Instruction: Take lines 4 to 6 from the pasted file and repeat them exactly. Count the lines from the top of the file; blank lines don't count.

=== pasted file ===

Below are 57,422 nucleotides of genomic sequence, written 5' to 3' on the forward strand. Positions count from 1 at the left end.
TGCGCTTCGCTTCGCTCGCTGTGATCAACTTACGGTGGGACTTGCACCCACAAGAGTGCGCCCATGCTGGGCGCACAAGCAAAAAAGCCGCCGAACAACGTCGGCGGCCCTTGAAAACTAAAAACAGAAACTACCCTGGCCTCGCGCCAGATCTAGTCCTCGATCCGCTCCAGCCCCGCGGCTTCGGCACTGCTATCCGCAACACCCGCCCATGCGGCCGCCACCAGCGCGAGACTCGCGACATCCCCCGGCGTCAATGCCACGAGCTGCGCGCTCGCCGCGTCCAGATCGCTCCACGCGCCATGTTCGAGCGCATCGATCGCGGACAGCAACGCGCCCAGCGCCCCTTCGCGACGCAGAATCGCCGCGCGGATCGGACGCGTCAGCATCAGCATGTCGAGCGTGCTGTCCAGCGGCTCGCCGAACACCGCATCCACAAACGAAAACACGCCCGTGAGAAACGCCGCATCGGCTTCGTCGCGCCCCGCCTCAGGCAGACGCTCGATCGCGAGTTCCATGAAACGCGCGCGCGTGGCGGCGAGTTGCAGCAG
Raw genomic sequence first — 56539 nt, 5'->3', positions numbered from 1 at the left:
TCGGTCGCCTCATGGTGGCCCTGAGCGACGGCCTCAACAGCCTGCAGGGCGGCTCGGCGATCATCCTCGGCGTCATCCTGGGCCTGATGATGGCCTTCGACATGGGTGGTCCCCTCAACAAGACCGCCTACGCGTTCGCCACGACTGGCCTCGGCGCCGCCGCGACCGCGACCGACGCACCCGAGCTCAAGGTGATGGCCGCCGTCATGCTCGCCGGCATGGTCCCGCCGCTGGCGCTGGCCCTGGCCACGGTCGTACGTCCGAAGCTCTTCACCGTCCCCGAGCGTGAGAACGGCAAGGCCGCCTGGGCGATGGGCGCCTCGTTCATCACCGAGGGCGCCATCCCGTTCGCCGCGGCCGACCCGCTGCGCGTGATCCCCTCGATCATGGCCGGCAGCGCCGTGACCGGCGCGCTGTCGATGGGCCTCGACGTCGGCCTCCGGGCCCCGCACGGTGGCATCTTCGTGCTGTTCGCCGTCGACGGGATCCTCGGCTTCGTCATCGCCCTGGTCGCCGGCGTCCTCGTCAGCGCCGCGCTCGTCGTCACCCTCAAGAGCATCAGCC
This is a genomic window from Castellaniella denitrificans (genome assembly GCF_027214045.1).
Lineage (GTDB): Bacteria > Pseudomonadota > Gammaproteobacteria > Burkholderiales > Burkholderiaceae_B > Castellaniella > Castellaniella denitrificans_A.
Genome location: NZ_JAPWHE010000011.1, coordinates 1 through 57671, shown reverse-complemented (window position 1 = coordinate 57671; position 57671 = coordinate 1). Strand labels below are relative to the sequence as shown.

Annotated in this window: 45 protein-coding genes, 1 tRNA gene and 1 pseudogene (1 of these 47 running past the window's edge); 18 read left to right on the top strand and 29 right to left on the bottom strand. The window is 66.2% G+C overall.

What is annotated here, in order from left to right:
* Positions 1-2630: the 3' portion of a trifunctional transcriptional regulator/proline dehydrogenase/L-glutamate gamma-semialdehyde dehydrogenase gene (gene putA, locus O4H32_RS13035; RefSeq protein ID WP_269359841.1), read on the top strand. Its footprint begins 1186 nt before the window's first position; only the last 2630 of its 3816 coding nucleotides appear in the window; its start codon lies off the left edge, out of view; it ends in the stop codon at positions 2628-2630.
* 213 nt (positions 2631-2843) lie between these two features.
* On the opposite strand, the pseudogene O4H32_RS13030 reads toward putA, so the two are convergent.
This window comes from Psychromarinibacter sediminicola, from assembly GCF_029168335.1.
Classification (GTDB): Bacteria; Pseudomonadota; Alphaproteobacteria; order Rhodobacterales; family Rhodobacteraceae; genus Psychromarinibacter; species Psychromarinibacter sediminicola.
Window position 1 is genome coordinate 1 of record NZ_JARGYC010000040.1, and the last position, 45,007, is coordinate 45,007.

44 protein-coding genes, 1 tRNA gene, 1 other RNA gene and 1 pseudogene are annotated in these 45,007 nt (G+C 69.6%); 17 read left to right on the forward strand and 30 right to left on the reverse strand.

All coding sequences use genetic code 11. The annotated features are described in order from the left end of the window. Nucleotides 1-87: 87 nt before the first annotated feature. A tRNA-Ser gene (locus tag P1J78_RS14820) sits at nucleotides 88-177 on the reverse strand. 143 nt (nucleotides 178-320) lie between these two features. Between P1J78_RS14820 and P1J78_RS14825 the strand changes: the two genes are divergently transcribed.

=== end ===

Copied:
TCGGTCGCCTCATGGTGGCCCTGAGCGACGGCCTCAACAGCCTGCAGGGCGGCTCGGCGATCATCCTCGGCGTCATCCTGGGCCTGATGATGGCCTTCGACATGGGTGGTCCCCTCAACAAGACCGCCTACGCGTTCGCCACGACTGGCCTCGGCGCCGCCGCGACCGCGACCGACGCACCCGAGCTCAAGGTGATGGCCGCCGTCATGCTCGCCGGCATGGTCCCGCCGCTGGCGCTGGCCCTGGCCACGGTCGTACGTCCGAAGCTCTTCACCGTCCCCGAGCGTGAGAACGGCAAGGCCGCCTGGGCGATGGGCGCCTCGTTCATCACCGAGGGCGCCATCCCGTTCGCCGCGGCCGACCCGCTGCGCGTGATCCCCTCGATCATGGCCGGCAGCGCCGTGACCGGCGCGCTGTCGATGGGCCTCGACGTCGGCCTCCGGGCCCCGCACGGTGGCATCTTCGTGCTGTTCGCCGTCGACGGGATCCTCGGCTTCGTCATCGCCCTGGTCGCCGGCGTCCTCGTCAGCGCCGCGCTCGTCGTCACCCTCAAGAGCATCAGCC
This is a genomic window from Castellaniella denitrificans (genome assembly GCF_027214045.1).
Lineage (GTDB): Bacteria > Pseudomonadota > Gammaproteobacteria > Burkholderiales > Burkholderiaceae_B > Castellaniella > Castellaniella denitrificans_A.